Wednesday, May 14, 2008
Who and Why? Or, Candy Writes a Classic Blog Rant
Tuesday found very specific grafitti at a memorial for fallen fire fighters. The vandalism seemed so specific to me...I found myself wondering who would do such a thing...what would be their motives?
Although I am not a fan of Ontario Liberal Premier McGuinty, I believe some actions he has taken have been positive and ironically may be the source of this harsh strange violation. Firefighters are almost untouchable as heroes in our culture...so who would violate a memorial of firefighters who have died in the line of duty?
One I wondered if it was a gender issue...I mean who says "firemen"? A throw-back. Grampa maybe.
Did a family blame some kind of new finacial deal with firefighters as causing a death? Was there a slow rescue? Is this a 911 complaint?
McGuinty has taken a lot of heat recently in fact he often has shown up for public events surrounded by nurses and firefighters as an expression of his support for the working person in Toronto. McGuinty's government has given a fairly generous raise to firefighters...a raise I believe they deserve.
I also believe that the TTC workers deserve a safe, well paid and productive work environment. As do nurses, garbage workers and teachers.
I believe that taxes should be raised to support the wages of these services. Especially the taxes on carbon consumption and higher family incomes.
I suspect that the vandalism may be related to the recent TTC strike where workers were sent back to work and the idea of the public transit becoming an "essential service" may have threatened unions and workers sense of freedom and self protection through striking.
The thing is...I support unions and striking...but becoming an essential service is actually a good thing for sectors of our culture...it usually comes with a huge pay raise.
The only reason there is any question about the TTC being an essential service is due to peoples addiction to driving cars.
Maybe we need to declare the public transit an essential service and implement many more buses and routes along with more frequent service. When people start to walk to work and walk or take public transit, their cities and neighbourhoods become more connected and rich layers come to the surface. Toronto is a city with all kinds of wild animals, gorgeous wildld flowers, amazing coffee shops, museums and people...driving a car prevents one from enjoying a particular pace of a vast richness of CITY LIFE.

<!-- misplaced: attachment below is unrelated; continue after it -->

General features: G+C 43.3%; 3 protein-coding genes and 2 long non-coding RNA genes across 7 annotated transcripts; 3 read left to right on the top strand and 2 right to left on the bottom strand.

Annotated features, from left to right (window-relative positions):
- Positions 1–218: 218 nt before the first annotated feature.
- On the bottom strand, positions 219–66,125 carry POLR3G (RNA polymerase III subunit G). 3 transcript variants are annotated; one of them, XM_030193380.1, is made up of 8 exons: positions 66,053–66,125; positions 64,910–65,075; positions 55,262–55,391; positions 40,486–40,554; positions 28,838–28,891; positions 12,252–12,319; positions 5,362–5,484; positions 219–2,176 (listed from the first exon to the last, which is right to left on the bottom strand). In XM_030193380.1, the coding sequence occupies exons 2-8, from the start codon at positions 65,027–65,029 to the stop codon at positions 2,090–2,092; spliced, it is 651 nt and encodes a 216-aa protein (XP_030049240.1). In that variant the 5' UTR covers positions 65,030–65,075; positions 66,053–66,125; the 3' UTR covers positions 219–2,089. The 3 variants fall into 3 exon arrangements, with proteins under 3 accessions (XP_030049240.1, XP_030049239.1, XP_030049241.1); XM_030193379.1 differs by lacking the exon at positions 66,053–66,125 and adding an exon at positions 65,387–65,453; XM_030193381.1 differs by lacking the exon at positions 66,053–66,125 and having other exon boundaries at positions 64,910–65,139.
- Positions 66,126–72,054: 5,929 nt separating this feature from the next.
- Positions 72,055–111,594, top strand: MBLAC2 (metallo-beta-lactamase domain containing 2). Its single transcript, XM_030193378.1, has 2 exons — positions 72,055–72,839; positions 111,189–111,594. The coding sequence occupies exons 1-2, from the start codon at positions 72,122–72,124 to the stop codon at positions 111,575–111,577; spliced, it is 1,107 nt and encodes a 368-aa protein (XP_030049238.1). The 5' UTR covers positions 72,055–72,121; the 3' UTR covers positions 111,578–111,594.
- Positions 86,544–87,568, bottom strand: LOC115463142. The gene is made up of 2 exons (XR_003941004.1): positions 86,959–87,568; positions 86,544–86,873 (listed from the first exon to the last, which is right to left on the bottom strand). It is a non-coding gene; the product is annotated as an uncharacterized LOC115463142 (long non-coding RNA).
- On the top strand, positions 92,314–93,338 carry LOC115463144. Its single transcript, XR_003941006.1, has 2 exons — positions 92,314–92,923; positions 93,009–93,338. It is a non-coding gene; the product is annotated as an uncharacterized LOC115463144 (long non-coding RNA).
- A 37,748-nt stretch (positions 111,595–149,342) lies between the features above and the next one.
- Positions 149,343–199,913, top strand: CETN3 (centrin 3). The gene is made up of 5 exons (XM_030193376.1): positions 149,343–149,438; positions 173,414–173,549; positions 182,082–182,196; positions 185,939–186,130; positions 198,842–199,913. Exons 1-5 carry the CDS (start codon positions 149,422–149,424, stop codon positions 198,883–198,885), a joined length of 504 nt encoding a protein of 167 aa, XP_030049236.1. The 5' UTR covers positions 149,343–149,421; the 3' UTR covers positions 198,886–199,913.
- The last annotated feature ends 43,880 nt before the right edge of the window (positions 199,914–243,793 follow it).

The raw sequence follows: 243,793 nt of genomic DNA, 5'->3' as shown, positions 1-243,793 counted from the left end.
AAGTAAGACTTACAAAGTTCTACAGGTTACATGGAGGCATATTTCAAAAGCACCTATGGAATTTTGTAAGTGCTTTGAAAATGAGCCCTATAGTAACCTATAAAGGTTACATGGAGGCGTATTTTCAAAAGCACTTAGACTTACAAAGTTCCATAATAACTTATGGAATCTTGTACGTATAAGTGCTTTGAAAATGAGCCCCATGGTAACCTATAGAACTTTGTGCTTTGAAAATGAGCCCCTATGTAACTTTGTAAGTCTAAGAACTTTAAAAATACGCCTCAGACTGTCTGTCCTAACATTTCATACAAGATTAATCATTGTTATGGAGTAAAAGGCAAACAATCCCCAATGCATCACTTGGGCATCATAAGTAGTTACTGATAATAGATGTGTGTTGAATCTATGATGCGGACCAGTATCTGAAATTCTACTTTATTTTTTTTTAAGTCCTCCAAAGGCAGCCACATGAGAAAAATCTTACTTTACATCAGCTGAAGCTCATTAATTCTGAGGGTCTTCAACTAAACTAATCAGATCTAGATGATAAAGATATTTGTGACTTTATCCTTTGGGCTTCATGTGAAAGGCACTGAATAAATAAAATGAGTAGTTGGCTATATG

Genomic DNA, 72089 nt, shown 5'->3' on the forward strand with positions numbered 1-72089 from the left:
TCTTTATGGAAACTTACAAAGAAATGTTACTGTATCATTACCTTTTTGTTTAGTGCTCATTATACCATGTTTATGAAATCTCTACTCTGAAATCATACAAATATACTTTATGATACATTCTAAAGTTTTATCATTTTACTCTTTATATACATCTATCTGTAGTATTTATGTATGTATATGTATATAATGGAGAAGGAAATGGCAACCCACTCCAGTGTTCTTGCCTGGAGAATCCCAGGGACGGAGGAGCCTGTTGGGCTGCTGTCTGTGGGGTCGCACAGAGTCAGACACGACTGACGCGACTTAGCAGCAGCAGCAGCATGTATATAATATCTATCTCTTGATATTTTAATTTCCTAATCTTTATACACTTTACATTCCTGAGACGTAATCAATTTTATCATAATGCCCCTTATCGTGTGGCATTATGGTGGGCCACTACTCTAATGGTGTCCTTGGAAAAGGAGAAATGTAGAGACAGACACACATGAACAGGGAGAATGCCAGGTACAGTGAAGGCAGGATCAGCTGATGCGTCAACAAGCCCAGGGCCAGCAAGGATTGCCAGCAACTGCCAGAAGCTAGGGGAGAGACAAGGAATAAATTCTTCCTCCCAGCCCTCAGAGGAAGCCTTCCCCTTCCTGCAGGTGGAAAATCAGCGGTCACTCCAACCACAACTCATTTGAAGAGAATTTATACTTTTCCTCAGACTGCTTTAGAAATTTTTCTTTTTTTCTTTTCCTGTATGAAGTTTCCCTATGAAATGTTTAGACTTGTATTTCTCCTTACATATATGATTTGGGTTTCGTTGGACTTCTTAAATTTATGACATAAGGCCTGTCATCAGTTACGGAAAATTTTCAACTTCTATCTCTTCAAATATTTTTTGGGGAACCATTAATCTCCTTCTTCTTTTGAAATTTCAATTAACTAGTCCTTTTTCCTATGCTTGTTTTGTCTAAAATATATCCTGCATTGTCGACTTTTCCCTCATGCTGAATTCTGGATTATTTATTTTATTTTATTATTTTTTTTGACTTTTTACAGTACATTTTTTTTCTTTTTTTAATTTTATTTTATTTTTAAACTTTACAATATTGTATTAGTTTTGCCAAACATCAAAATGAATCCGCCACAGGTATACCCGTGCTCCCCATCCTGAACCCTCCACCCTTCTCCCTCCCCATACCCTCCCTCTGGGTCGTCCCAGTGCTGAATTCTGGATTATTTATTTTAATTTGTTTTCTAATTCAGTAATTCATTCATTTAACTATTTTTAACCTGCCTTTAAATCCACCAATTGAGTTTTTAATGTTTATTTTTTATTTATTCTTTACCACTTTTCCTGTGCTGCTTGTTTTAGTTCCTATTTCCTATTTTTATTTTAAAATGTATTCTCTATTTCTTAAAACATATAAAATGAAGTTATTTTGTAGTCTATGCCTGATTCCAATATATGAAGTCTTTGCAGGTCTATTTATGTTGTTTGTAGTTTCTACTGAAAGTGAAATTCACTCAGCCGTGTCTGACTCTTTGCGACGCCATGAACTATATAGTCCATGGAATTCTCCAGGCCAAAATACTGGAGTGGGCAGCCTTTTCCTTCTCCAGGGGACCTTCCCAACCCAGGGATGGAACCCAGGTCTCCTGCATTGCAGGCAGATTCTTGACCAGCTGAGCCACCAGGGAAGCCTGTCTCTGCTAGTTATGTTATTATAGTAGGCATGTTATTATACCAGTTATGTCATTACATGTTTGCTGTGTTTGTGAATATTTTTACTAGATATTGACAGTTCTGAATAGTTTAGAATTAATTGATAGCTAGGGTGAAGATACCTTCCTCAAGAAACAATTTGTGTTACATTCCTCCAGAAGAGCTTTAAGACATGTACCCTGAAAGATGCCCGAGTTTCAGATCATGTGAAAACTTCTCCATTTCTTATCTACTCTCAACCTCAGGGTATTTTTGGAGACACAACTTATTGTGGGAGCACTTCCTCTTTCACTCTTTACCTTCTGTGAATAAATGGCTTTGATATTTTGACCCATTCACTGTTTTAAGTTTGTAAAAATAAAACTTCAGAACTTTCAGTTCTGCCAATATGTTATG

And for goodness sake, riding public transit and walking accepts that we have long used up the "good gas" reserves on the earth. Stop flogging a dead dinosaur.
Don't blame the firefighters for the rotten politics of our city, blame the drivers.
Disclaimer: I by no means am saying that someone from a union or TTC, or union politics is responsible for the vandalism at the Firefighters memorial...merely speculating and wondering in the search for a great urban dynamic.
Losing the right to strike means settling contract disputes through arbitration, a process that has coincided with generous wage settlements.
A March, 2001, decision by arbitrator Martin Teplitsky established the principle of wage parity with Toronto police. In June, 2007, council approved a contract giving the firefighters a raise of almost 10 per cent over three years, raising the pay of a first-class firefighter to $78,741 in 2009. The mayor defended the deal, saying that if the city forced the union into an arbitration process, it would have ended with a similar increase.
In 2005 the Police Services Board had offered the union a four-year contract with a 12.75-per-cent wage increase, but police association president Dave Wilson said, "We would never agree to a four-year contract." The board's claim that it wanted to submit the dispute to binding arbitration was refused by the union. In November, 2005, the two sides agreed to a three-year contract raising wages by almost 10 per cent. This contract expired Dec. 31, 2007, and the union says it won't limit itself to the wage increases given to firefighters.
In June, 2001, the Ontario Legislature passed legislation making paramedics an essential service. When municipal employees went on strike a year later, paramedics and ambulances were required to keep staffing levels at no less than 75 per cent. (from here)